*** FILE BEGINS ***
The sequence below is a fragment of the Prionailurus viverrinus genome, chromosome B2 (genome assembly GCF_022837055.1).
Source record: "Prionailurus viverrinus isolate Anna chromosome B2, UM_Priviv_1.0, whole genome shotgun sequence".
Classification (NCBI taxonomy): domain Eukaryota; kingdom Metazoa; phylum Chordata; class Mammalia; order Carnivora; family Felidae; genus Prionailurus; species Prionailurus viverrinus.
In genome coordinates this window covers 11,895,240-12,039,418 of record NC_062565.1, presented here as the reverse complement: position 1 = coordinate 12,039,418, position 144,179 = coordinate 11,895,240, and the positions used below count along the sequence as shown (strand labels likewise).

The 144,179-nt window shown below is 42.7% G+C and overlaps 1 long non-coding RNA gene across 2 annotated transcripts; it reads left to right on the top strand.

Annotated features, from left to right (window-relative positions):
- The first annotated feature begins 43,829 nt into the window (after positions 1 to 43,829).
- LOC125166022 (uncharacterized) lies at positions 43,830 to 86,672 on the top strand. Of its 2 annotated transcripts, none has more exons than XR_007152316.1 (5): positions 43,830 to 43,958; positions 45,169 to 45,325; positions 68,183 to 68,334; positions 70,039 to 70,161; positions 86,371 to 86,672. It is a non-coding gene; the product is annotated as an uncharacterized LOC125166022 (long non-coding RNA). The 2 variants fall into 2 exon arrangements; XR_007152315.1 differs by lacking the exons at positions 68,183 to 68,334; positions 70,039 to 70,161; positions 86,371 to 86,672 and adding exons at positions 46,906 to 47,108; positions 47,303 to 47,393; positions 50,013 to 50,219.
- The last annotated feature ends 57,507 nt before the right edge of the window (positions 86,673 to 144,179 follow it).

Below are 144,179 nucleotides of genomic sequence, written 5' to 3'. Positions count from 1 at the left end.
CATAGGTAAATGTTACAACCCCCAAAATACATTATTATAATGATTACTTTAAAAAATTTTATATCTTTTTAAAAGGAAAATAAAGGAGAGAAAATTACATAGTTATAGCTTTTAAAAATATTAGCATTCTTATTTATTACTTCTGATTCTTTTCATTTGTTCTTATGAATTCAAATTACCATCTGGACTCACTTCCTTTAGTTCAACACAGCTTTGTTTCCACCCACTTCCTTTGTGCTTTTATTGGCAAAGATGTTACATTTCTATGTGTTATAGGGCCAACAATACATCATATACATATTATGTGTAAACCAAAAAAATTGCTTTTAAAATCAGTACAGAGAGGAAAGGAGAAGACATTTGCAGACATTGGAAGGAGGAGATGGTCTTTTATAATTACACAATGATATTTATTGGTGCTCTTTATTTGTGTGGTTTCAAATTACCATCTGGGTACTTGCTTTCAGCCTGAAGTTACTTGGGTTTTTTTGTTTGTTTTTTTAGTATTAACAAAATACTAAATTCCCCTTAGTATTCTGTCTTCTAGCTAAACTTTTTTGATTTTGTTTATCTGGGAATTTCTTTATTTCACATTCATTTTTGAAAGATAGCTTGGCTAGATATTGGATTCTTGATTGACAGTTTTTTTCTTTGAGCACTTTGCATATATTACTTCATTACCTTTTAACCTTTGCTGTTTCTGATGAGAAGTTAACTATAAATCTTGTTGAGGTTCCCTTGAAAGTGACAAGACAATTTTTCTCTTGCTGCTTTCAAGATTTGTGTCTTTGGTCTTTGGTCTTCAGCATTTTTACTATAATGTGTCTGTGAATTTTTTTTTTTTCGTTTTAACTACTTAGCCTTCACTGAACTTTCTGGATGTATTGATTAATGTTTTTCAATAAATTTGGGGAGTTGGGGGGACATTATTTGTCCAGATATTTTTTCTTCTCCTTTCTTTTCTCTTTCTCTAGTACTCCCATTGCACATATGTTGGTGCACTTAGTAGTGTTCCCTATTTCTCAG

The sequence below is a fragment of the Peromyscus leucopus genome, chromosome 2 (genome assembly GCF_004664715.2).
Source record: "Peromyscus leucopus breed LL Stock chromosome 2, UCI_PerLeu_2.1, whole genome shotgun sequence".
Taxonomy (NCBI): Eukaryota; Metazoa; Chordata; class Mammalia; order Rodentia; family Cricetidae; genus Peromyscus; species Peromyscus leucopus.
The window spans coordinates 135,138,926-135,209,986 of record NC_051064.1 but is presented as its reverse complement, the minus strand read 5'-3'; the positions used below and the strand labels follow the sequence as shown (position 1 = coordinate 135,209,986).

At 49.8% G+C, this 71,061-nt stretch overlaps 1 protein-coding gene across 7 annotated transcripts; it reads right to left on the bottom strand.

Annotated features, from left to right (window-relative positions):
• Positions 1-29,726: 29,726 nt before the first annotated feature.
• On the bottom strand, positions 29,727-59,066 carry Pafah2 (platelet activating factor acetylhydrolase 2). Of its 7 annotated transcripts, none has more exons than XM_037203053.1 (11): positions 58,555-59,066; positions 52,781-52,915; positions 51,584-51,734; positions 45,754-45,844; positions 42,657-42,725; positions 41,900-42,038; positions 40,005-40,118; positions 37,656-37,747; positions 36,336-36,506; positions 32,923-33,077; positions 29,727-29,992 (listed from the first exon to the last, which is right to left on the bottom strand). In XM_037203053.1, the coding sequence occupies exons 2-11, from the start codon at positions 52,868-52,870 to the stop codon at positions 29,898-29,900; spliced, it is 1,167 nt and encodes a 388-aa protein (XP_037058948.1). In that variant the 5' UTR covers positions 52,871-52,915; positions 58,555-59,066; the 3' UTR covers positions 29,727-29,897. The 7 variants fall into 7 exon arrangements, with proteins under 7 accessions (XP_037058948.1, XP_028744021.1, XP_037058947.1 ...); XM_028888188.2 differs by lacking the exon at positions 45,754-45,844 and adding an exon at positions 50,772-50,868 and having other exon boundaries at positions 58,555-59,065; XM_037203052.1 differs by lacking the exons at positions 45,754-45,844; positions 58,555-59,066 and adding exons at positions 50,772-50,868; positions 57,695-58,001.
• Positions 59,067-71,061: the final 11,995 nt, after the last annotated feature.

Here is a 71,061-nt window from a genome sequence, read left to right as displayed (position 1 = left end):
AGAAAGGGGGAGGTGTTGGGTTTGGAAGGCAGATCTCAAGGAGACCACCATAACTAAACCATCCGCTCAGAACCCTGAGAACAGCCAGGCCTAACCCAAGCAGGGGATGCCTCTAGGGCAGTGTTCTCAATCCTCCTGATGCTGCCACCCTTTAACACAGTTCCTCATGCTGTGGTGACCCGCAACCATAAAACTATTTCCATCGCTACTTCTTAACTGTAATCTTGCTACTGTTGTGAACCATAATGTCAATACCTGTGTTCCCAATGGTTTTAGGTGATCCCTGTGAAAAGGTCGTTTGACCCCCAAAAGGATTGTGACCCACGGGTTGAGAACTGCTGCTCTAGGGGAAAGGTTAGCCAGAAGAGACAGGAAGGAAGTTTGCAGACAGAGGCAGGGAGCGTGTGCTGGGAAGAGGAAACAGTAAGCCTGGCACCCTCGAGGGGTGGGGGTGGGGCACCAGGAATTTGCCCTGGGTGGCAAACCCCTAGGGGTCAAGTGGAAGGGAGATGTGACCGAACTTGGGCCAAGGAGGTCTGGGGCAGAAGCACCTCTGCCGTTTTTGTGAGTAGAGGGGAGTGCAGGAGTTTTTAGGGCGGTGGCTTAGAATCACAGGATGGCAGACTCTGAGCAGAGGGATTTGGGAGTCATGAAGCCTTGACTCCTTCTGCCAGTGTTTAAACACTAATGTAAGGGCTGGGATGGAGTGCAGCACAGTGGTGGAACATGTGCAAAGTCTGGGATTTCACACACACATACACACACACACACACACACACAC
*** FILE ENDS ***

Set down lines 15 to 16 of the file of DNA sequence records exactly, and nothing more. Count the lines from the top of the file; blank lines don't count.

The window spans coordinates 135,138,926-135,209,986 of record NC_051064.1 but is presented as its reverse complement, the minus strand read 5'-3'; the positions used below and the strand labels follow the sequence as shown (position 1 = coordinate 135,209,986).

At 49.8% G+C, this 71,061-nt stretch overlaps 1 protein-coding gene across 7 annotated transcripts; it reads right to left on the bottom strand.